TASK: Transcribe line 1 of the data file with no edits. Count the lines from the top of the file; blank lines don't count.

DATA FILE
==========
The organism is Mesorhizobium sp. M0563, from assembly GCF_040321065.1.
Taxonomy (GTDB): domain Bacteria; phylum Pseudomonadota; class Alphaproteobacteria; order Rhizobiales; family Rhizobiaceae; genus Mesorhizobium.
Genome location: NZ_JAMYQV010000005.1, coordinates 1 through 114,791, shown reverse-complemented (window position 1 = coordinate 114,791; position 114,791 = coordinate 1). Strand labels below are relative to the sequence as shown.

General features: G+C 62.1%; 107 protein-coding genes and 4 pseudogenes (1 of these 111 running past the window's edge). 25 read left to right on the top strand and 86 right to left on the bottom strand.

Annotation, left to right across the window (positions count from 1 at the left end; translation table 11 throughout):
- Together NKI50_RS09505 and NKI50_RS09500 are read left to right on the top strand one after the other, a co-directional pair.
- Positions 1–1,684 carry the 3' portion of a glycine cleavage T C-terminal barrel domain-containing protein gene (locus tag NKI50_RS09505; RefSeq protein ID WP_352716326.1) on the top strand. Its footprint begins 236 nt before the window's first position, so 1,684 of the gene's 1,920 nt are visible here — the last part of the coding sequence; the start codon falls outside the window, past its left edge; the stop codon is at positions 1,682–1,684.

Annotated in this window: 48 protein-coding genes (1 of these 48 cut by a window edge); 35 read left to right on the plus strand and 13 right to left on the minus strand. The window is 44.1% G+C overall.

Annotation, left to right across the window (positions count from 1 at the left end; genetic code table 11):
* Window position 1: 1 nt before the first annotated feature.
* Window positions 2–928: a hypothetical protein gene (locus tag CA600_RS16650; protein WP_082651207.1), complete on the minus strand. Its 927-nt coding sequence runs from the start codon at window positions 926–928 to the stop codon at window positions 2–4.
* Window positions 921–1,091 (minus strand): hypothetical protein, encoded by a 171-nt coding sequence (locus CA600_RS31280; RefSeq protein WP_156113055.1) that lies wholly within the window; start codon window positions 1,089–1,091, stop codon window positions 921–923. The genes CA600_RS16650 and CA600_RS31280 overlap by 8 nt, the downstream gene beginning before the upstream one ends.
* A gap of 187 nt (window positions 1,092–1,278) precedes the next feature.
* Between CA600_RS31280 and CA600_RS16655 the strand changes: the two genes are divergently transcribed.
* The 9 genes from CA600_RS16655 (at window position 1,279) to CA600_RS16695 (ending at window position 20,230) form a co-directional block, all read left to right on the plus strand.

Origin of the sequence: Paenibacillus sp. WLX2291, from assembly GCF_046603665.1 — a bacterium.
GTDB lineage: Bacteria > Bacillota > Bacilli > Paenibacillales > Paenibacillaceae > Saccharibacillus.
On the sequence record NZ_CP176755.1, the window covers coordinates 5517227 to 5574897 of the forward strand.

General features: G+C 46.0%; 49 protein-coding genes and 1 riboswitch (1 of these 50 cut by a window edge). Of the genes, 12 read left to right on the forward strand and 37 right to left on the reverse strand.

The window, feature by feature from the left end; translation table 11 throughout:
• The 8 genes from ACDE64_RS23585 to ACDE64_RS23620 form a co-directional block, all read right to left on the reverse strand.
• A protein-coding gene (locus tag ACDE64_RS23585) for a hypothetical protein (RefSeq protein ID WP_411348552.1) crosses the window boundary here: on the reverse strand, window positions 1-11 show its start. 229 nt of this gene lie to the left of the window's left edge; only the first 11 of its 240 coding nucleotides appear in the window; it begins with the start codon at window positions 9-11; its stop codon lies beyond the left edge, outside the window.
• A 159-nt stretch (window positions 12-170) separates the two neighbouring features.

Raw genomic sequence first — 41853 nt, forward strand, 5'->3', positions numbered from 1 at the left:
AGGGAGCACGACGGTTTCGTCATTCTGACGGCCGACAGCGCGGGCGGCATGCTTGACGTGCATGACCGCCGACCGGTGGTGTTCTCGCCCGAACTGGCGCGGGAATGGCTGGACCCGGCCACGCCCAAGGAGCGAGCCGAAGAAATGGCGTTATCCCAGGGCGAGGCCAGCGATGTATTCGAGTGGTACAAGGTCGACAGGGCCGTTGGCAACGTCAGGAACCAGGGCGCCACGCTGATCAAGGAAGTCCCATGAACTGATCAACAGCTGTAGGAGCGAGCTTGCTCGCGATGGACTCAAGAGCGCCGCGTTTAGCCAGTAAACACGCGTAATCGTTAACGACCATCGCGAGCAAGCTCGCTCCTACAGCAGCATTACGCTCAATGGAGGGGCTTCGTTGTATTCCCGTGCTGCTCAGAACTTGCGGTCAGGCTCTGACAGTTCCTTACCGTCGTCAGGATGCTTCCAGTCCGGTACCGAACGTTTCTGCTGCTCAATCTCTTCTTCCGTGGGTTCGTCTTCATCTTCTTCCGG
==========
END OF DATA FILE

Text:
The organism is Mesorhizobium sp. M0563, from assembly GCF_040321065.1.